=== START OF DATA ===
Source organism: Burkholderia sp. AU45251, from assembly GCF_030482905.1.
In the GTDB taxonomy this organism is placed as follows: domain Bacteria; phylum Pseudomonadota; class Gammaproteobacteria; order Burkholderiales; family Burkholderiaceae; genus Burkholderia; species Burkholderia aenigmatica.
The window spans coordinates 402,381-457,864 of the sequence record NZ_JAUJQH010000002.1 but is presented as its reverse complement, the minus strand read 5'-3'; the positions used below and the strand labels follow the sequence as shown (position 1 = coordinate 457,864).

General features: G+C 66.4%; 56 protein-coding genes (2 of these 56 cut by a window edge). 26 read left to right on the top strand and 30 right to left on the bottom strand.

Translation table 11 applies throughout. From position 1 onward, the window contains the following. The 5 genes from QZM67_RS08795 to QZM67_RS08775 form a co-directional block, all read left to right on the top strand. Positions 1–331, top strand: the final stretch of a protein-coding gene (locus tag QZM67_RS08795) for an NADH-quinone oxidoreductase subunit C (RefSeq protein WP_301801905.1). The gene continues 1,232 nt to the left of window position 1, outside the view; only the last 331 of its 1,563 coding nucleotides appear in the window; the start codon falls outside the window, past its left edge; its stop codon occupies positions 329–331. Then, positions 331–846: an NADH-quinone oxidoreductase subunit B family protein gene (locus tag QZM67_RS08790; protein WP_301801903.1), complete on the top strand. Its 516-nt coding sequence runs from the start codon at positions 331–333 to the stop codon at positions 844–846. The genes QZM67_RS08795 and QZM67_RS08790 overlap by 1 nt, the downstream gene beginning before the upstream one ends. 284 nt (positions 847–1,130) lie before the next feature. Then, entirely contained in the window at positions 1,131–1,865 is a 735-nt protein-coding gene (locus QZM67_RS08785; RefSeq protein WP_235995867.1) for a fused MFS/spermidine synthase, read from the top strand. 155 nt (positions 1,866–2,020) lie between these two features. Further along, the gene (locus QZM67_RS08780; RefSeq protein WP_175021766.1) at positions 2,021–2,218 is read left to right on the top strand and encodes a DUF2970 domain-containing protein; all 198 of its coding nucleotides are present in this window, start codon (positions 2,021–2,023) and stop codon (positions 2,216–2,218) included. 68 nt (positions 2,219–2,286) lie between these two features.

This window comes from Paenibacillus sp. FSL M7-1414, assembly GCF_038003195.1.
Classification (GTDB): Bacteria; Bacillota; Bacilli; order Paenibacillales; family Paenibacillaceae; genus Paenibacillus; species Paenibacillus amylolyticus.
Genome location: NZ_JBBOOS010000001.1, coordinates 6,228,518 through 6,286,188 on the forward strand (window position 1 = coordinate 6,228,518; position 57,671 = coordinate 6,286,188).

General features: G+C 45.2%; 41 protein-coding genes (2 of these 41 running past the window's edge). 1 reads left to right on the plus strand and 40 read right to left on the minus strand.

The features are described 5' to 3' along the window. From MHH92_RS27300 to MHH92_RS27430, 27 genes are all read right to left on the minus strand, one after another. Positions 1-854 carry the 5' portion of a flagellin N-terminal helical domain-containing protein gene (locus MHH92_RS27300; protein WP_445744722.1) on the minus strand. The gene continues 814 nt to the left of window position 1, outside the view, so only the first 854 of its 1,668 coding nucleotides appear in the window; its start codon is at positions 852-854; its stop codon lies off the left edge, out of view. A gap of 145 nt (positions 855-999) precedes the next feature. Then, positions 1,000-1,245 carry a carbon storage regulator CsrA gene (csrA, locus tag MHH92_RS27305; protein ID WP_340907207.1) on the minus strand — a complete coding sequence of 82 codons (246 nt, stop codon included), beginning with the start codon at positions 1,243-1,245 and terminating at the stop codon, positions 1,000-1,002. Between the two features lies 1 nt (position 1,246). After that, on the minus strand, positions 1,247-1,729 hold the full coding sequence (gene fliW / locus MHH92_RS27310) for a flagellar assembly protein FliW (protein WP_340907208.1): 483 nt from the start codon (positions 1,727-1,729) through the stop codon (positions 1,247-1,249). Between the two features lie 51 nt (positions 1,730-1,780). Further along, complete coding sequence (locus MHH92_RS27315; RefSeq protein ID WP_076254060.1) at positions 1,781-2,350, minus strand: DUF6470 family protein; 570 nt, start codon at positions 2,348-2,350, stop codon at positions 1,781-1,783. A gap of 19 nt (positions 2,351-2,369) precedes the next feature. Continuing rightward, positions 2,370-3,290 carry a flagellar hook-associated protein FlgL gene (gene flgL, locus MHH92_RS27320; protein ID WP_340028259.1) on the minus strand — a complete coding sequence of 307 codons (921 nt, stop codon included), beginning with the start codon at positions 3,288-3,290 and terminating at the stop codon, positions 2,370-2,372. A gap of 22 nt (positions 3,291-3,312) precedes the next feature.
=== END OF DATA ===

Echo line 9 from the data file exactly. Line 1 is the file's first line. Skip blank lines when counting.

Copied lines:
General features: G+C 45.2%; 41 protein-coding genes (2 of these 41 running past the window's edge). 1 reads left to right on the plus strand and 40 read right to left on the minus strand.